Assume Positive Intent | FOW #24

Work from the assumption that people are good, fair, and honest. Set aside your own judgments or preconceived notions and give people the benefit of the doubt. Look for the positive intent in their actions and communications.

Self-fulfilling prophecies are incredibly powerful influencers, in your own behavior, that of others and of your company culture.

I think we can all agree that if we believe we can do something, and continually visualize ourselves doing it, we are far more likely to achieve it. Conversely, if we believe we will fail, chances are high we will do so.

What about the self-fulfilling prophecies we hold for others?

If you are a high-achieving executive, you most likely had more than one parent, teacher or mentor who believed in you and whose faith you worked hard to justify and reward.

Hopefully, you too have select children, students, employees and/or individuals you are mentoring with whom you’ve placed your faith in their success. You believe that they will achieve their positive goals and have communicated that belief, on the assumption that your belief may be a factor in that success.

Think how powerful that same practice could be if applied to everyone else.

When first introduced to someone, we try to read how they perceive us, and respond accordingly.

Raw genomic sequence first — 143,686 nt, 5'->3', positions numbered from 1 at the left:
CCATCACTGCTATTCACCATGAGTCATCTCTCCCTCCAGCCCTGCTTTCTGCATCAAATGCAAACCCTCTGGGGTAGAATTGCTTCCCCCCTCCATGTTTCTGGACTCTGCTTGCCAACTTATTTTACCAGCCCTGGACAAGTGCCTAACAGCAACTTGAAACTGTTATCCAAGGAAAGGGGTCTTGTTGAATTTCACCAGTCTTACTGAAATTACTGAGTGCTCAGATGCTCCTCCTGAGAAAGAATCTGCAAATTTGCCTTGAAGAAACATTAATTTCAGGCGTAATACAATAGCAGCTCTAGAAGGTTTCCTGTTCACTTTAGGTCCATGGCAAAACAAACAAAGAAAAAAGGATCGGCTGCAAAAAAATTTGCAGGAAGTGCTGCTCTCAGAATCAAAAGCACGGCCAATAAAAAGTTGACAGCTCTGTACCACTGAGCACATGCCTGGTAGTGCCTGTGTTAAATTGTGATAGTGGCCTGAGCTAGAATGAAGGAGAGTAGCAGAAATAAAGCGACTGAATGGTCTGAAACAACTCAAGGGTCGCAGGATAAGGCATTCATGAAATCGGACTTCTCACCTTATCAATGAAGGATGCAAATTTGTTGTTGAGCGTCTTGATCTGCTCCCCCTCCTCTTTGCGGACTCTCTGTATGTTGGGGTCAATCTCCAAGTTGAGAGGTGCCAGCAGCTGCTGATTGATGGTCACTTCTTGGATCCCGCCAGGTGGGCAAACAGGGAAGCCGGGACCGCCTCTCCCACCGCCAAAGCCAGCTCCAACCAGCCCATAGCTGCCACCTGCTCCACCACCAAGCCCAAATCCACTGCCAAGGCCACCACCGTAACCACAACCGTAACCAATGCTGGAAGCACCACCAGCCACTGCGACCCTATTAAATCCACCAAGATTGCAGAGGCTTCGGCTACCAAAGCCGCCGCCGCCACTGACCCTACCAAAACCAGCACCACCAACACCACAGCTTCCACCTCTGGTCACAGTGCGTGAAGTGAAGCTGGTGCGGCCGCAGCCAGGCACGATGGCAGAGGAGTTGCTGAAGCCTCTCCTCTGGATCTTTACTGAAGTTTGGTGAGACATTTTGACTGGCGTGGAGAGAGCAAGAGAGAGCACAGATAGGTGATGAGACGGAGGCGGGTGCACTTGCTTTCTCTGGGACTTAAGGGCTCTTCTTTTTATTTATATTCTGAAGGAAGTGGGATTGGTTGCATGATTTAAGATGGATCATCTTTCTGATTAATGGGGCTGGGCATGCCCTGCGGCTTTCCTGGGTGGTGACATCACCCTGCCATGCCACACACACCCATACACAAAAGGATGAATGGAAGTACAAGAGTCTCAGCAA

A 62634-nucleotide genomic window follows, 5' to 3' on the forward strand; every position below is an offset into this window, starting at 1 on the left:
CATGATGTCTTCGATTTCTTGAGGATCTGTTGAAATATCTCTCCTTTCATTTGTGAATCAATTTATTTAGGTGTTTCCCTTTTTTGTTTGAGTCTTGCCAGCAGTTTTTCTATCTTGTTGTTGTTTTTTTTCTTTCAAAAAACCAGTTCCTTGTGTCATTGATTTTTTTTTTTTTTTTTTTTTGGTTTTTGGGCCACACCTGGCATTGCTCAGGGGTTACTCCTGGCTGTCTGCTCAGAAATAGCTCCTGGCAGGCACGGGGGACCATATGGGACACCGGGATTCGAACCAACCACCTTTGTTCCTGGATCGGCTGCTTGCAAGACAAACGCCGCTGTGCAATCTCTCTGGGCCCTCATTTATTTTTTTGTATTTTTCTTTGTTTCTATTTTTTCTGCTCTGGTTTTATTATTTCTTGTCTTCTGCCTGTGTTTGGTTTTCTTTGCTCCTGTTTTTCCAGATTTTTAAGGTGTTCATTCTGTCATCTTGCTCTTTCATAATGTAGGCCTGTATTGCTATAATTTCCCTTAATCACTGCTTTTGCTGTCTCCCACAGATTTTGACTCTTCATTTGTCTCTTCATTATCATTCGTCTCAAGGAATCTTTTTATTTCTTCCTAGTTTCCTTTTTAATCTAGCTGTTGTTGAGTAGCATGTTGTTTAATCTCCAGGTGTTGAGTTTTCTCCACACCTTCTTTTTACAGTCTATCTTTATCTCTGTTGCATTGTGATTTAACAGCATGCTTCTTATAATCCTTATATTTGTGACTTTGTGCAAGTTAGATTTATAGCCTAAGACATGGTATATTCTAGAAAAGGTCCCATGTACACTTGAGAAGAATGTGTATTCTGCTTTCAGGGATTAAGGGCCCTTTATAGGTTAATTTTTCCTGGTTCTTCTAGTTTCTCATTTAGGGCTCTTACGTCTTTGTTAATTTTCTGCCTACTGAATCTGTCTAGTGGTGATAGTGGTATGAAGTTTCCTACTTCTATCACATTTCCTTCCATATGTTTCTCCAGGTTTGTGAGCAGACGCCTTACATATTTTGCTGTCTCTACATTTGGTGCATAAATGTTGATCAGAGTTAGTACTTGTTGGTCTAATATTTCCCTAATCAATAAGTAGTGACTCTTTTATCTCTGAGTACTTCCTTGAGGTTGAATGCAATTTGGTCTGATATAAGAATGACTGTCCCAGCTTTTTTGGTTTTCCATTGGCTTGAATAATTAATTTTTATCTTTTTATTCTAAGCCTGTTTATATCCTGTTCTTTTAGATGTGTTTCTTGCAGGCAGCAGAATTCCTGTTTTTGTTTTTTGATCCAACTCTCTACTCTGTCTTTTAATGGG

If we are greeted with genuine warmth, we tend to reciprocate that warmth, quickly assuming they are good people with positive intentions. Conversely, if we are greeted with dismissiveness, judgement, indifference or rudeness, we also tend to mirror that behavior.

Practice applying this philosophy proactively, rather than reactively.

The next time you are about to meet someone, think positively about that individual as you approach; your greeting will reflect that positive thought and likely produce a positive reaction.

Taken to the next level, if you assume all individuals with whom you interact to be honest, with good intentions, you are far more likely to elicit the behavior you wish to see.

Effective leadership necessitates belief in yourself, your team and your associates. Practice positive assumptions and preconceived notions and watch them become self-fulfilling prophecies!

I would appreciate hearing of your experience with this practice – comment below to share your experiences!

With proactive positivity,
Tracey

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